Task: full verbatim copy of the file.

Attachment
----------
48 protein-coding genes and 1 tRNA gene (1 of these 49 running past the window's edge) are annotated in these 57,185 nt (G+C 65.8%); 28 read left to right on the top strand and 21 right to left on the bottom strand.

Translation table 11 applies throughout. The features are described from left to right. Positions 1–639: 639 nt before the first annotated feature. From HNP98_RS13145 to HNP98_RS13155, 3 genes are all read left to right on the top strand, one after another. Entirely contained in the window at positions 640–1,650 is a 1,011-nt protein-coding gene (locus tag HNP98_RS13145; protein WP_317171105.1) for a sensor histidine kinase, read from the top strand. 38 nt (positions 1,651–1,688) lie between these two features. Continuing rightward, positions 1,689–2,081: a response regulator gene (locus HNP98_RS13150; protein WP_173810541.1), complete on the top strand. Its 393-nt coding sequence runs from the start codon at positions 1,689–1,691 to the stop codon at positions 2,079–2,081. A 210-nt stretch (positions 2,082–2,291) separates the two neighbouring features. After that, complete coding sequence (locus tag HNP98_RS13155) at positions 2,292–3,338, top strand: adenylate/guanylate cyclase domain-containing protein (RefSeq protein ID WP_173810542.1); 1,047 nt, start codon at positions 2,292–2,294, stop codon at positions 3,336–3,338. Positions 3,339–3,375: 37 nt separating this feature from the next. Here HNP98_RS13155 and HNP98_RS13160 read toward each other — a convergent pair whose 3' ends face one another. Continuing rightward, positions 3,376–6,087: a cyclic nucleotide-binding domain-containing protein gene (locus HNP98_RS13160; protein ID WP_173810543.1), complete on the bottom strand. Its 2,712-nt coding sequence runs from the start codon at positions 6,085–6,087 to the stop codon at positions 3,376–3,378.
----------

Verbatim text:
48 protein-coding genes and 1 tRNA gene (1 of these 49 running past the window's edge) are annotated in these 57,185 nt (G+C 65.8%); 28 read left to right on the top strand and 21 right to left on the bottom strand.

Translation table 11 applies throughout. The features are described from left to right. Positions 1–639: 639 nt before the first annotated feature. From HNP98_RS13145 to HNP98_RS13155, 3 genes are all read left to right on the top strand, one after another. Entirely contained in the window at positions 640–1,650 is a 1,011-nt protein-coding gene (locus tag HNP98_RS13145; protein WP_317171105.1) for a sensor histidine kinase, read from the top strand. 38 nt (positions 1,651–1,688) lie between these two features. Continuing rightward, positions 1,689–2,081: a response regulator gene (locus HNP98_RS13150; protein WP_173810541.1), complete on the top strand. Its 393-nt coding sequence runs from the start codon at positions 1,689–1,691 to the stop codon at positions 2,079–2,081. A 210-nt stretch (positions 2,082–2,291) separates the two neighbouring features. After that, complete coding sequence (locus tag HNP98_RS13155) at positions 2,292–3,338, top strand: adenylate/guanylate cyclase domain-containing protein (RefSeq protein ID WP_173810542.1); 1,047 nt, start codon at positions 2,292–2,294, stop codon at positions 3,336–3,338. Positions 3,339–3,375: 37 nt separating this feature from the next. Here HNP98_RS13155 and HNP98_RS13160 read toward each other — a convergent pair whose 3' ends face one another. Continuing rightward, positions 3,376–6,087: a cyclic nucleotide-binding domain-containing protein gene (locus HNP98_RS13160; protein ID WP_173810543.1), complete on the bottom strand. Its 2,712-nt coding sequence runs from the start codon at positions 6,085–6,087 to the stop codon at positions 3,376–3,378.